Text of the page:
Nature and Art in the Aesthetics of Malraux's L'Espoir:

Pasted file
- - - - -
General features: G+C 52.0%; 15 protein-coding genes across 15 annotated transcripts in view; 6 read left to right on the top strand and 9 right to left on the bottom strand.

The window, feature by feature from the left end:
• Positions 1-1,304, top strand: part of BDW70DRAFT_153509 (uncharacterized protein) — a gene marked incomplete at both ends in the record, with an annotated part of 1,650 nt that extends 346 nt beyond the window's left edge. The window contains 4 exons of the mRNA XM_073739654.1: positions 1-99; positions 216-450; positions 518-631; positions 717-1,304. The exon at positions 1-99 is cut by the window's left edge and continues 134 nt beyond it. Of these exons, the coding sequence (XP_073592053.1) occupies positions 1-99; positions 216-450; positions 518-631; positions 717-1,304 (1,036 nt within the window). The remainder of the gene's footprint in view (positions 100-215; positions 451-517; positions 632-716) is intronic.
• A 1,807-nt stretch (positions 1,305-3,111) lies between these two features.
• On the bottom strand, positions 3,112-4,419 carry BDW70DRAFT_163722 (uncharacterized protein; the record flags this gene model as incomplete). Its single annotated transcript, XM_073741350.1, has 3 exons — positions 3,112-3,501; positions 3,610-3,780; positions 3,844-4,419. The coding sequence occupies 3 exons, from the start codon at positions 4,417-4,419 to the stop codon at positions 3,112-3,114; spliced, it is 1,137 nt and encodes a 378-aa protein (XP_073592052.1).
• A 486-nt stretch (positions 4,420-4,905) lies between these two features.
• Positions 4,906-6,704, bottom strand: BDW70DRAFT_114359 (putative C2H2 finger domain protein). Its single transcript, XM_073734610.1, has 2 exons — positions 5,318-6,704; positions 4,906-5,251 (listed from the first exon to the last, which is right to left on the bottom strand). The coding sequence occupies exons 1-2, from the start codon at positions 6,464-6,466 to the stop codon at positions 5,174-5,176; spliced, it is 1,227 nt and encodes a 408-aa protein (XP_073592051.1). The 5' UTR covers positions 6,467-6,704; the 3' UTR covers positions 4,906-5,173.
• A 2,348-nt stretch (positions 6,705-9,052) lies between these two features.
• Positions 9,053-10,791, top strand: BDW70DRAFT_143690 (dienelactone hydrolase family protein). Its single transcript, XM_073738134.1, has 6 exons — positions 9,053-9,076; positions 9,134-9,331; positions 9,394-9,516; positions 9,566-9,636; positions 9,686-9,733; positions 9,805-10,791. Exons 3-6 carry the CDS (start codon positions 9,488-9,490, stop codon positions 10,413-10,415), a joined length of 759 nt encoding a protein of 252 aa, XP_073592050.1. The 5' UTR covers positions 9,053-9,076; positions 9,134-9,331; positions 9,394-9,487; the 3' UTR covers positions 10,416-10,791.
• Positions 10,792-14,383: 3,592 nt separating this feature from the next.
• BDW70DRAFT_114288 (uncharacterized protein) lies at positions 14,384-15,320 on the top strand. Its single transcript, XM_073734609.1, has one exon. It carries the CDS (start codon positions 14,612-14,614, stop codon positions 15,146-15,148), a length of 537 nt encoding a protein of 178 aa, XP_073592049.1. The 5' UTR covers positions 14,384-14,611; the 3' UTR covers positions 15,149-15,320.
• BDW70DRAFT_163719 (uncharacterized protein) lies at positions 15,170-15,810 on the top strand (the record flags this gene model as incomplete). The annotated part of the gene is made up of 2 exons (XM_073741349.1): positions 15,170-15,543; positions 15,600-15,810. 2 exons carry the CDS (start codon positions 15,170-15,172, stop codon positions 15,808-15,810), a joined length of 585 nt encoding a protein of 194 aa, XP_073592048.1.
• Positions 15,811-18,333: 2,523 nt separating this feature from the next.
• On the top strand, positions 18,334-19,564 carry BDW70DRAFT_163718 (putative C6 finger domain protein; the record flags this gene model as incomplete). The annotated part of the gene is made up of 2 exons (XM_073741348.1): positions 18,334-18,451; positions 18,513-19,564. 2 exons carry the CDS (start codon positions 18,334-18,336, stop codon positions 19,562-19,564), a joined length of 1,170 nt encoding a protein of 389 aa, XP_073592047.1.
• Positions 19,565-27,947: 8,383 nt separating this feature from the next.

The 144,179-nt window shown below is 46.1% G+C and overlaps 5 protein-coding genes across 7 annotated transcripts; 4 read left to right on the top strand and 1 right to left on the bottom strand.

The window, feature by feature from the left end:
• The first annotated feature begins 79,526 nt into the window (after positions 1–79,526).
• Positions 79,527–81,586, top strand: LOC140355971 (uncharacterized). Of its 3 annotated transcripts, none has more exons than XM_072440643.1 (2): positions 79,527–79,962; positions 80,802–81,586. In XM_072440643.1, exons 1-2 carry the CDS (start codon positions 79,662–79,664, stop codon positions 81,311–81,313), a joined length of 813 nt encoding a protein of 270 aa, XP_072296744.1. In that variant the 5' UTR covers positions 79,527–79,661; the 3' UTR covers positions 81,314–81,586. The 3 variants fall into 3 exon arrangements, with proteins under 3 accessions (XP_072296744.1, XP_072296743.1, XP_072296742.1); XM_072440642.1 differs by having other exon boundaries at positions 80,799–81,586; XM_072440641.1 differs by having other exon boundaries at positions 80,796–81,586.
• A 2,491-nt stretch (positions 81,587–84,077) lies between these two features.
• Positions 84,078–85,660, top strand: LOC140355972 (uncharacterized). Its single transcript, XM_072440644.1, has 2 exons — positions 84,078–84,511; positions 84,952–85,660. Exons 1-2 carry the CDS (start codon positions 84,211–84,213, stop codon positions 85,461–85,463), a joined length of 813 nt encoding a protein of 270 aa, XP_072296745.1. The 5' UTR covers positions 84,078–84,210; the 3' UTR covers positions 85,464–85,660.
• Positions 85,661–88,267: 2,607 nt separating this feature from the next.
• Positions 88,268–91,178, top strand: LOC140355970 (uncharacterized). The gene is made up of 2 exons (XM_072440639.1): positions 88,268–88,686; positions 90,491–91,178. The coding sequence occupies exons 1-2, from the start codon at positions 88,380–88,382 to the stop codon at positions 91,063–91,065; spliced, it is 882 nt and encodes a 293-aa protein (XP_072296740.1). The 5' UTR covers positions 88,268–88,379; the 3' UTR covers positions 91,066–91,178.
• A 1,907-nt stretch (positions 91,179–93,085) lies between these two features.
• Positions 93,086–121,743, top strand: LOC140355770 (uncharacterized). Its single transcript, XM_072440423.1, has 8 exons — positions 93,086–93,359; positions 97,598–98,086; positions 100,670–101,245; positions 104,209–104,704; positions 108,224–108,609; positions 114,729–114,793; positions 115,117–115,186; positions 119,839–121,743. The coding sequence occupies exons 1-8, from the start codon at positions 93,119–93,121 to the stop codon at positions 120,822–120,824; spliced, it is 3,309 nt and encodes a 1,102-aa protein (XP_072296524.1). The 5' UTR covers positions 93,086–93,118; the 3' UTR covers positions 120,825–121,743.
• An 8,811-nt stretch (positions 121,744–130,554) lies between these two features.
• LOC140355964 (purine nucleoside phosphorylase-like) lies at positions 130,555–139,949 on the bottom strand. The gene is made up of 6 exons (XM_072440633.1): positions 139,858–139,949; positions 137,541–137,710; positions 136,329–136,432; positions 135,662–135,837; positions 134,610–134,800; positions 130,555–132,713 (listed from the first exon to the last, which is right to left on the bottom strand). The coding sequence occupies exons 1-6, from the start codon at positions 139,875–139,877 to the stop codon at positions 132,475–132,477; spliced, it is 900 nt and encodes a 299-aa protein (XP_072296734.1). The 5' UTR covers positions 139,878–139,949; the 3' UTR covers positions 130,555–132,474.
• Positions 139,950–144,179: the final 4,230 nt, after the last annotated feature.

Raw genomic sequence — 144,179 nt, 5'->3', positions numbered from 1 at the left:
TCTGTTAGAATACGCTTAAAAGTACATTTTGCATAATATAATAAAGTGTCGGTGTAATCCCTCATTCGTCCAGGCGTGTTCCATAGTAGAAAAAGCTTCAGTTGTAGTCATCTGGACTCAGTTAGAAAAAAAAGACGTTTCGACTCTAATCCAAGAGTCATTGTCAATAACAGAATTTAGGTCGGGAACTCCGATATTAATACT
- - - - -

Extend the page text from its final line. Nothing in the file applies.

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<ul><li><p>This article was downloaded by: [USC University of Southern California]On: 03 October 2014, At: 21:51Publisher: RoutledgeInforma Ltd Registered in England and Wales Registered Number: 1072954Registered office: Mortimer House, 37-41 Mortimer Street, London W1T 3JH,UK</p><p>Symposium: A QuarterlyJournal in Modern LiteraturesPublication details, including instructions forauthors and subscription information:</p><p>Nature and Art in theAesthetics of Malraux'sL'Espoir:C. L. Chuaaa University of SingaporePublished online: 05 Sep 2013.</p><p>To cite this article: C. L. Chua (1972) Nature and Art in the Aesthetics of Malraux'sL'Espoir:, Symposium: A Quarterly Journal in Modern Literatures, 26:2, 114-127, DOI:10.1080/00397709.1972.10733166</p><p>To link to this article:</p><p>PLEASE SCROLL DOWN FOR ARTICLE</p><p>Taylor &amp; Francis makes every effort to ensure the accuracy of all theinformation (the Content) contained in the publications on our platform.However, Taylor &amp; Francis, our agents, and our licensors make norepresentations or warranties whatsoever as to the accuracy, completeness,or suitability for any purpose of the Content. Any opinions and viewsexpressed in this publication are the opinions and views of the authors, andare not the views of or endorsed by Taylor &amp; Francis. The accuracy of theContent should not be relied upon and should be independently verified withprimary sources of information. Taylor and Francis shall not be liable for anylosses, actions, claims, proceedings, demands, costs, expenses, damages,and other liabilities whatsoever or howsoever caused arising directly orindirectly in connection with, in relation to or arising out of the use of theContent.</p><p>This article may be used for research, teaching, and private study purposes.Any substantial or systematic reproduction, redistribution, reselling, loan,</p><p></p></li><li><p>sub-licensing, systematic supply, or distribution in any form to anyone isexpressly forbidden. Terms &amp; Conditions of access and use can be found at</p><p>Dow</p><p>nloa</p><p>ded </p><p>by [</p><p>USC</p><p> Uni</p><p>vers</p><p>ity o</p><p>f So</p><p>uthe</p><p>rn C</p><p>alif</p><p>orni</p><p>a] a</p><p>t 21:</p><p>51 0</p><p>3 O</p><p>ctob</p><p>er 2</p><p>014 </p><p></p></li><li><p>C. L. CHUA</p><p>NATURE AND ART IN THE AESTHETICSOF MALRAUX'S LJESPOIR:</p><p>Andre Malraux is reliably reported to consider the novel L'Espoir(1937) his "highest achievement,"! but critical opinion divides sharplyabout this novel's aesthetic merits. Thus, Claude Mauriac pronouncesL'Espoir a "roman rate," criticizing it for being "trop depouille.i""Halting, uncertain, fragmentary," adds Nicola Chiaromonte.f W. M.Frohock, in a detailed discussion of the novel, deplores the "confusions,loose ends, [and] diffuseness" caused by Malraux's "intention to makepropaganda."4 And Denis Boak, whose reading of the novel is other-wise laudatory ("the finest roman engage of the century"), finds that"formally L'Espoir is untidy."5</p><p>This array of adverse opinion is formidable, and were Malrauxalone in his regard for L'Espoir, one might dismiss it as the indulgentfondness of an author for his creature. The book, however, is notwithout its advocates. Gaetan Picon, for one, calls it "the poem of thenovel."6 The novelist Montherlant wished that he could have writtenit himself." And Jean Carduner in a meticulous examination ofMalraux's cinematic technique and tragic rhythms, argues that "L'Es-pair . . . n'est pas un roman bacle.?"</p><p>With no pretensions of making a final settlement in this criticaldisagreement, we wish to examine three aspects of L'Espoir whichwe feel will shed new light on Malraux's aesthetic method and intent inthis novel. These three aspects concern the novel's chronologicalstructure, the imagery used in its character portrayal, and the resolutionof the novel's conflicts. In all three aspects, Malraux seems to adopt anartistic method in which the elements of nature and art play importantcollaborative roles. Examination of Malraux's method and scrutinyof his statements made elsewhere lead us to the view that Malraux'sconscious intent in L'Espoir is less politically motivated than generallysupposed." This study thus aims to create a perspective in which theartistic unity of the novel may become more readily apparent.</p><p>Turning first to the structure of L'Espoir, we notice a markedparallel between, on one hand, the chronology and mood of major</p><p>Dow</p><p>nloa</p><p>ded </p><p>by [</p><p>USC</p><p> Uni</p><p>vers</p><p>ity o</p><p>f So</p><p>uthe</p><p>rn C</p><p>alif</p><p>orni</p><p>a] a</p><p>t 21:</p><p>51 0</p><p>3 O</p><p>ctob</p><p>er 2</p><p>014 </p></li><li><p>C. L. CHUA 115</p><p>divisions of the novel's action and, on the other hand, the seasonaldivisions of nature's annual cycle-there seems to be a successivemovement in the novel through a cycle beginning in a lyric summer,passing into a chilling autumn, then a despairing winter, and finallyending with an affirmation of hope in spring. (Malraux divides thenovel into titled parts, and some of the parts are again dividedinto subtitled sections.) Part One of L'Espoir, which falls into twosubtitled sections, begins in summer and closes in autumn. The firstof these sections. "L'Illusion lyrique," corresponds to the season ofsummer; the second, "L'Exercice de l'Apocalypse," corresponds toautumn.l?</p><p>Chronologically and historically, "L'Illusion lyrique" begins on thesummer night of July 18, 1936, when the Spanish proletariat rose todefend the Republican government against the Nationalist militarycoup.'! It ends on August 15,1936, when Badajoz fell to the Nationalistforces. In terms of the mood here, the popular rising bursts into apassionate summer efflorescence finding its highest expression in alyrical "Apocalypse de la fraternite" (p. 530)' Characteristic of thismood is the heady street singing that seems to burst out in all theSpanish towns (p. 440), the exalted martyrdom of anarchists like Puig(p. 461), and the swaggering bravado of Magnin's "jubilant" airmen(p. 476). Strokes of good fortune favoring the Republicans increasethis sense of elation: for instance, the capitulation of the Montanabarracks where the Republican officer firing the cannon cannot aim it(p. 463), and the defense of the Sierras where Manuel and the peasantmilitia muddle through to victory (pp. 480-491).</p><p>The torrid summer emotionalism of the first section shades into asomber autumnal chilling of hope in the second section, "L'Exercicede l'Apocalypse." Here the novel deals with the Republican failure toorganize the emotions of the Apocalypse into a viable political system.A case study of this failure is made by focusing the narrative upon theRepublican siege of Toledo's Alcazar and the ensuing death ofHernandez, a director of that siege. The lyrical street singing of theprevious section is supplanted by a "chant funebre" (p. 535); Toledoreeks with the "odeur de viande pourrie" (p. HI); and the landscapeis autumnal-"couverte de moissons" (p. HO). Chronologically, thissection describes the close of the siege during the autumn of 1936:Toledo was taken by the Nationalists on September 23.</p><p>In the next part of the novel, entitled "Le Manzanares," the presidingmood of the action corresponds to a bleak winter of uncertainty andprivation depicted through the Nationalist siege of Madrid. TheRepublican air force is depleted and loses morale-as the flight ofLeclerc illustrates (pp. 667-684). The Republican intellectuals fall preyto doubt (like Scali) or become paralyzed into despairing inaction</p><p>Dow</p><p>nloa</p><p>ded </p><p>by [</p><p>USC</p><p> Uni</p><p>vers</p><p>ity o</p><p>f So</p><p>uthe</p><p>rn C</p><p>alif</p><p>orni</p><p>a] a</p><p>t 21:</p><p>51 0</p><p>3 O</p><p>ctob</p><p>er 2</p><p>014 </p></li><li><p>I16 Summer I972 SYMPOSIUM</p><p>(like Alvear); Miguel de Unamuno's death seems to foreshadow thefate of all intelligent men of good will (pp. 750-53). Throughout"Le Manzanares," which deals with the twilight of the Apocalypse,the mood of anguish is appropriately supplemented by the dominantimagery of darkness and conflagration. Darkness so permeates thefirst nine chapters that it leaves the impression of a long dark nightof conflict (although historically these chapters cover a period fromabout September 29 to November 9)' Thus the first chapter begins atsunset and is followed, in the second chapter, by an account of a nightraid on Palma; Scali then has his confrontation with Leclerc, and atI I P.M. that same night he consults with Garcia, after which he visitsAlvear; meanwhile Guernico agonizes over the Christian dilemmawith Garcia, and Manuel attends a candle-lit council of war; in theninth chapter, the International Brigade fights in the West Parkduring a fog-filled night. The element of fire combines with darknessto turn Malraux's Madrid into a Bosch-like inferno during the Nation-alist bombing raids. The whole town "disparaissait derriere sonincendie" (p. 775); in the distorting conflagration, "la peau etaitrouge, l'asphalte [... ] rouge, et le sang brun clair" (p. 722); fire is agrotesque "ennemi gesticulant de mille tentacles comme une pieuvrefolle" (p. 768); it is "l'heure au les Walkyries choisissent entre lesmorts" (p, 760). This mood of agony and doubt is in keeping with thechronology of "Le Manzanares" which begins after the autumndebacle of Toledo and continues through midwinter-December 2(1936) being the dateline of its closing chapter.</p><p>The final part of the novel, entitled "L'Espoir," begins with achapter datelined February 8 (1937), and as the old year passes intothe new, there is a renewal of hope when Jaime Alvear, an airmanblinded during the siege at Toledo, begins to recover his sight. Thenew Republican army (represented through Manuel and his reor-ganized troops) wards off the Nationalist offensive with the aid of theInternational Brigade. Eventually, the novel closes with a descriptionof the crucial Battle of Guadalajara and the decisive Republican victoryat Brihuega on March 18, 1937. In keeping with this mood of victoryand the accompanying resurgence ofhope, spring arrives, and the novelcloses to the sounds of the spring thaw: "[On] n'entendait que lebruit des fontaines. Le degel avait commence; l'eau coulait" (pp.856-57).</p><p>The novel can be said, then, to pass through a cycle of successiveevents that is analogous in mood and in chronology to the cycle of theyear's seasons. That major divisions in the structure of the novelcorrespond to the changing moods of the seasons would seem toindicate that this analogy is no mere historical coincidence, butpremeditated art. This would seem to indicate a conscious effort on</p><p>Dow</p><p>nloa</p><p>ded </p><p>by [</p><p>USC</p><p> Uni</p><p>vers</p><p>ity o</p><p>f So</p><p>uthe</p><p>rn C</p><p>alif</p><p>orni</p><p>a] a</p><p>t 21:</p><p>51 0</p><p>3 O</p><p>ctob</p><p>er 2</p><p>014 </p></li><li><p>C. L. CHUA Il7</p><p>Malraux's part to use the rhythms of nature to collaborate with apattern in art for a specific intent.</p><p>Another area of L'Espoir which shows a similar collaborative useof nature and art is its character portrayal. In the imagery Malrauxuses for the brief, shorthand descriptions of his myriad characters,there is a repeated reliance on similes and metaphors drawn from therealm of nature (usually the animal world) as well as the realm ofart.</p><p>For example, Colonel Ximenes' limp is compared to that of an oldduck (pp. 4~6 and 847). Schreiner is a nervous wolf cub (p. 491).Marcelino resembles a hawk (p. yoo). The Duchess of Alba is comparedto a hippopotamus by Lopez, who looks like a macaw (pp. 468-69).Magnin's airmen are nicknamed the Pelicans (p. 477). Vargas looks likea skinned rabbit as he steps out of his uniform (p. 52~). Scali, whoresembles a cat (p. 520), questions a sparrow-like enemy pilot (p. ~49)'Alvear is "un vieux rapace [...J deplume" (p. 699). Garcia's eyestwinkle like a squirrel's (p. 603). And Siry and Kogan, lacking acommon language, communicate by whistling bird calls (p. 710).</p><p>Just as frequently, Malraux associates his characters with imagerythat stems from the arts. Langlois, who is described at one point asresembling a badger (p. 828) also looks like Don Quixote (p. 8;7).Magnin, who looks like a seal (p, ~ 29), carries himself like an eques-trian statue (p. 83~). Similarly, Alvear compares himself to Priam(p. 707). Some visiting Russians at Toledo resemble "figures occiden-tales du Moyen Age" (pp. ~95-96); and Golovkine "avait [...J lafigure bosselee des paysans dans les sculptures gothiques" (p. ~95).Guernico might be a Velasquez portrait (p. 690), Alvear a Greco(p. 698). Ramos is a Roman bust (p. 481); Marcelino has the face of a"medaille venitienne" (p. 499)'</p><p>The catalogue of examples could continue, but we can consider thepoint made: there is repeated reliance upon animal and art imagery inMalraux's technique of character depiction in this novel.P It is almostas if Malraux felt that these two kinds of imagery captured somethingbasic in his characters. And indeed through the character Shade(whose narrative point of view dominates a number of chapters),Malraux indicates that the animal element is a fundamental part of life:"il n'attachait plus d'importance qu'a ce qu'il appelait idiotie ouanimalite, c'est-a-dire a Ia vie fondamentale: douleur, amour, humil-iation, innocence" (p. 474). It is at first vexing to find madness joinedwith the animal element in Shade's formulation of fundamental life.But then we think of Dostoyevsky's Idiot and remember that Shadehad earlier said: "Le fou copie l'artiste, et l'artiste ressemble au fou"(p. 470).13 Madness, in this sense, evidently implies a certain heightenedintensity of vision that is associated with art (just as madness for</p><p>Dow</p><p>nloa</p><p>ded </p><p>by [</p><p>USC</p><p> Uni</p><p>vers</p><p>ity o</p><p>f So</p><p>uthe</p><p>rn C</p><p>alif</p><p>orni</p><p>a] a</p><p>t 21:</p><p>51 0</p><p>3 O</p><p>ctob</p><p>er 2</p><p>014 </p></li><li><p>118 Summer I972 SYMPOSIUM</p><p>Dostoyevsky was associated with an impossibly transcendentalgoodness). Art and nature, then, like the interacting opposition ofYin and Yang, are here the two basic terms of "la vie fondamentale."</p><p>How fundamental art and nature are to L'Espoir itself can befurther seen through an examination of the novel's resolution and thesymboIs and images Malraux uses to body forth this resolution.</p><p>The final part of L'Espoir is its denouement. Malraux had titledthis part "Les Paysans" in earlier editions, but in 1947 he retitled it"L'Espoir." By so doing, he signals clearly his purpose to focus herethe main intent of the novel and to resolve the political and psycho-logical tensions created previously. This resolution is not a politicalone: it is, rather, a metaphysical realization of the human condition.</p><p>Throughout the novel, Malraux's characters wrestle with theproblems of dehumanization, efficiency, and intellectualism in theframework of a mechanized war where the participants must apparentlychoose between personal fulfillment (Ctre) and the creation of a lastingpolitical state (faire).14 Idealists like Hernandez, who insist on individualautonomy, cannot command the efficiency to organize a revolutionaryaction, as his failure at Toledo illustrates. (The anarchists are extremeexamples of this dilemma.) The Communists like Manuel, who areefficient in organization, u...</p></li></ul>